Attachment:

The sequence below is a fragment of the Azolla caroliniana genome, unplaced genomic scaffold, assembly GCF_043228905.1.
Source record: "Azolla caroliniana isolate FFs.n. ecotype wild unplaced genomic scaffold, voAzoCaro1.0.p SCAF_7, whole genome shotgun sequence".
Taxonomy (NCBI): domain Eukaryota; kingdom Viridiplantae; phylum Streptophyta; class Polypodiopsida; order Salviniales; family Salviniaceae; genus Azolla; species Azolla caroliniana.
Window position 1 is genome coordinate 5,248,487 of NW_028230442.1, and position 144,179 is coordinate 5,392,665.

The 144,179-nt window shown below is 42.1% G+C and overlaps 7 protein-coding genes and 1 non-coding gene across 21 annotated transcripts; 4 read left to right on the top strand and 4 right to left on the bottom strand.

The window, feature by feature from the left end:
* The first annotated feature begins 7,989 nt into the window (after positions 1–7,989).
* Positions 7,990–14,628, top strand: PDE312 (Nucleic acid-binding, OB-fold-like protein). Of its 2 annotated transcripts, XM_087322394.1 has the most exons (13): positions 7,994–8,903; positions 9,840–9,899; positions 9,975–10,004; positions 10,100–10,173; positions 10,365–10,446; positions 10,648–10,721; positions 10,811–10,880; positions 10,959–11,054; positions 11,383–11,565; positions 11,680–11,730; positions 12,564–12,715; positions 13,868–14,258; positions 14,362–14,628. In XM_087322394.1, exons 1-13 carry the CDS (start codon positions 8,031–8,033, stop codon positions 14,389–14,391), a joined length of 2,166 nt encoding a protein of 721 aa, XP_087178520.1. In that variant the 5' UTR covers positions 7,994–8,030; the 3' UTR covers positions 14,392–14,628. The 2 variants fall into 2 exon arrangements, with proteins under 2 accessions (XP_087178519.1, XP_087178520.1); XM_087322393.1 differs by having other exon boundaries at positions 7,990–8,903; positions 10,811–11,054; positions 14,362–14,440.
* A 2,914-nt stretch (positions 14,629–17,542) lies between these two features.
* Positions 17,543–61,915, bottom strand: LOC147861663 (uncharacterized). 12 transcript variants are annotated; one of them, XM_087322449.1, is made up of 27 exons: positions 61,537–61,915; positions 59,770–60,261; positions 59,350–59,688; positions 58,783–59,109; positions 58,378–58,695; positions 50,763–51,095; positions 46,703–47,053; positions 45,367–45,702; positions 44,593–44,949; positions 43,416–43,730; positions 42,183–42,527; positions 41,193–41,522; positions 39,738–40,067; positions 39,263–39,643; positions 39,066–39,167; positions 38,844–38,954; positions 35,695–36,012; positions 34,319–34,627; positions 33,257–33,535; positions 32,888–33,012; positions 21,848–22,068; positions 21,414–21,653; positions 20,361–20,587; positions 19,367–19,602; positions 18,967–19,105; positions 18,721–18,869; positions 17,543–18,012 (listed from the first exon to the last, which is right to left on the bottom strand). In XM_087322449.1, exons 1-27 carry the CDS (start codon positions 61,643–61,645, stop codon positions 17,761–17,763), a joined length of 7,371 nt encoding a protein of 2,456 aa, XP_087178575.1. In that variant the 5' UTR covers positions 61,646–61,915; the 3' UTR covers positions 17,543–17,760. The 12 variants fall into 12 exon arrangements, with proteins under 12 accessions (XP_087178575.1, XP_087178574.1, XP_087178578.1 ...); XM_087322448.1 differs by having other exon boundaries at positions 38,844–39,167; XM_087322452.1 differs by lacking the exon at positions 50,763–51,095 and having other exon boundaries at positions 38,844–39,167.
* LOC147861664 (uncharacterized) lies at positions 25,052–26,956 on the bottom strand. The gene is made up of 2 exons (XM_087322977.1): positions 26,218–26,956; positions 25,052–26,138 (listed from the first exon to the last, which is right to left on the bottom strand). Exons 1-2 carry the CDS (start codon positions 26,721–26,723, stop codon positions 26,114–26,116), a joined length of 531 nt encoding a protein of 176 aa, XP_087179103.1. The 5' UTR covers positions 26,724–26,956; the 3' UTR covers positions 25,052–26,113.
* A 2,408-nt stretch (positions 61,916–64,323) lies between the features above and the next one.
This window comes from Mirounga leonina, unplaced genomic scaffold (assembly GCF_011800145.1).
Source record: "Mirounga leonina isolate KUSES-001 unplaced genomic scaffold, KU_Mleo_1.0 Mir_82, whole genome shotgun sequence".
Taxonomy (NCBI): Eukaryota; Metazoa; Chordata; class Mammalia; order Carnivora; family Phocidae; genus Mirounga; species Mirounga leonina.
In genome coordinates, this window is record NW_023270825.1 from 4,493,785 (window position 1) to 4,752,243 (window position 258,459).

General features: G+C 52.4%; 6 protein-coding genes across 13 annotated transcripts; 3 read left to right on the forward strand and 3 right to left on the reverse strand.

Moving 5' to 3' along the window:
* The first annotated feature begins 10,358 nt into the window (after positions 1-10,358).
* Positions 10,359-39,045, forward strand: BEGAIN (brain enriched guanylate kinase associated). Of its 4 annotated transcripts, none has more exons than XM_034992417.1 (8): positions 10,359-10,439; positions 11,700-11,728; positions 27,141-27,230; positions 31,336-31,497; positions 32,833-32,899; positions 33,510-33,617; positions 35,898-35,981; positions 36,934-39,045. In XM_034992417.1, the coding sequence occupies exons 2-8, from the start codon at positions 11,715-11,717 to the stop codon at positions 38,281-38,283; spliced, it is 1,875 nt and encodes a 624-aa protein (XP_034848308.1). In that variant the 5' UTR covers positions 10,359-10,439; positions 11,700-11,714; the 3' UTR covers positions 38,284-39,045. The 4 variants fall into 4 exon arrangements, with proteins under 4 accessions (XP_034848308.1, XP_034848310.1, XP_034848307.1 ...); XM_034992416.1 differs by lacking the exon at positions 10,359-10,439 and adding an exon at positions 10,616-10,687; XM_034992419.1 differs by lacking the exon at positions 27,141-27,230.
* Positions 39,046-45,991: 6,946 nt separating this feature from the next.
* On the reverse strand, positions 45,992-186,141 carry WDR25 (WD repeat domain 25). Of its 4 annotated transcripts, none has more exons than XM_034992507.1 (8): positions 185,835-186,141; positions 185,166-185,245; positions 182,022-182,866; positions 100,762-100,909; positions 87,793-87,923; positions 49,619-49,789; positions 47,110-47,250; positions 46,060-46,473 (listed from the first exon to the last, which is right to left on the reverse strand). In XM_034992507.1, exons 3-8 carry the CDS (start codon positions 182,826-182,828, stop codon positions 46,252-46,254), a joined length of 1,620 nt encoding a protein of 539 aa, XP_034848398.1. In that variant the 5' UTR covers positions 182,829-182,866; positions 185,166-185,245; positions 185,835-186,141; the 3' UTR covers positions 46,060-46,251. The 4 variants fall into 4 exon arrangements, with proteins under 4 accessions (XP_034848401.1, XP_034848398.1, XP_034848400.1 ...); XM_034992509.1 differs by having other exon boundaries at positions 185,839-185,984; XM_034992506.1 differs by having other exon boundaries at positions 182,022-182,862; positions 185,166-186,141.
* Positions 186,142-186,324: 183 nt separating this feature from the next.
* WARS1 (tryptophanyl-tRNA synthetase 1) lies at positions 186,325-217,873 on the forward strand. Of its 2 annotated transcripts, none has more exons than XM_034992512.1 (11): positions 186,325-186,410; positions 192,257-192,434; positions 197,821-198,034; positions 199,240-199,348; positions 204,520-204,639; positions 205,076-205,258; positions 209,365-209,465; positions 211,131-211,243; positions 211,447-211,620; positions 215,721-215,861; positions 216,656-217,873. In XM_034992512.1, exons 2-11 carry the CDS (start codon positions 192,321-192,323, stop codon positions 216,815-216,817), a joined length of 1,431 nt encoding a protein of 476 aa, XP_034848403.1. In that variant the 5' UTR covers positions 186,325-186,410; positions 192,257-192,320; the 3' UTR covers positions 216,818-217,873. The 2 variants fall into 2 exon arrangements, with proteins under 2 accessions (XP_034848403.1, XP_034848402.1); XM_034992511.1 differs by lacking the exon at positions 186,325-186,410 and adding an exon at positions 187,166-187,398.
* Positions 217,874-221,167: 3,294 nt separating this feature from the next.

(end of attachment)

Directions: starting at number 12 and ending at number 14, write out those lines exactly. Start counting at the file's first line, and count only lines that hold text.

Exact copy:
* A 2,408-nt stretch (positions 61,916–64,323) lies between the features above and the next one.
This window comes from Mirounga leonina, unplaced genomic scaffold (assembly GCF_011800145.1).
Source record: "Mirounga leonina isolate KUSES-001 unplaced genomic scaffold, KU_Mleo_1.0 Mir_82, whole genome shotgun sequence".